4. The poll of 2038 people was carried out by Populus for WWF-UK (May/June 2017).
  5. About Virunga National Park: Virunga National Park is a World Heritage site in Democratic Republic of Congo that’s home to a wealth of wildlife including critically endangered mountain gorillas. WWF campaigned against the threat posed by UK-based extractive company SOCO International. The company had been pursuing oil exploration in the park, but made the decision to halt its planned activities and pull out, writing off £43.9 million in the process.
  6. About the Great Barrier Reef: For more than a century, dumping huge amounts of dredge spoil in reef waters was the norm. But the continuing decline of Australia's icon World Heritage site sparked an international campaign to end this outdated practice. WWF and other campaigners helped persuade the Australian government to stop up to 46 million cubic metres of dredge spoil from being dumped in reef waters. That's enough dredge spoil to fill 4.6 million dump trucks.
  7. 2016 report published by WWF details the issues faced by natural World Heritage sites and how safeguarding these areas of outstanding universal value can drive sustainable development.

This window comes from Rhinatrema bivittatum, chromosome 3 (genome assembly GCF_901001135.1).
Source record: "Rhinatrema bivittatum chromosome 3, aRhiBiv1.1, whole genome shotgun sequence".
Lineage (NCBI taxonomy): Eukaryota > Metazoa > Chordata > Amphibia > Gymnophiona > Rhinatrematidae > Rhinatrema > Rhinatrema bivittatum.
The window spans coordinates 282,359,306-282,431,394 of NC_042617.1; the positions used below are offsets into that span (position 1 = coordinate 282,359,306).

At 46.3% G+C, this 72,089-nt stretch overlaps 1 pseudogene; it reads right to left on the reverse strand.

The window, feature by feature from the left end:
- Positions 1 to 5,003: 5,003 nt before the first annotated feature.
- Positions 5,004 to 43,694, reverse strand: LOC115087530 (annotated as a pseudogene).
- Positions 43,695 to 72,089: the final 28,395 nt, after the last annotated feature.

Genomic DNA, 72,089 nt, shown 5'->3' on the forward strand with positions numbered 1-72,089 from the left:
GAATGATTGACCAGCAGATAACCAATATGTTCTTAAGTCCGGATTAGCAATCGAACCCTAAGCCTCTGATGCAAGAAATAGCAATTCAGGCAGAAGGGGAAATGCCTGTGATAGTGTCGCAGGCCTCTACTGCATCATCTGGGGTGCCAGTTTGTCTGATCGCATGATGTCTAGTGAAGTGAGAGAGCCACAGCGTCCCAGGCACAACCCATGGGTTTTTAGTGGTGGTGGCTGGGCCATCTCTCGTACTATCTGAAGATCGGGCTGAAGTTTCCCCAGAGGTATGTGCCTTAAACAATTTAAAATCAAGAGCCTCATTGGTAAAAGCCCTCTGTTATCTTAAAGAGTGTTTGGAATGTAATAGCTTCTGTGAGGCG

8. In April 2017, WWF published a report on illegal wildlife trafficking in World Heritage sites. Despite their recognized value and protected status, the report found that illegal fishing, poaching and logging occur in nearly 50 per cent of natural World Heritage sites, driving endangered species like tigers, elephants and rhinos to the brink of extinction and putting the livelihoods and wellbeing of communities who depend on them at risk.
  9. In 2015 WWF, Aviva Investors and Investec Asset Management published a report showing that almost a third of world heritage sites listed for their natural value were under threat of oil, gas and mining exploration.

For further information, please contact: Heather Carswell I 01483 412533 I TempHCarswell@wwf.org.uk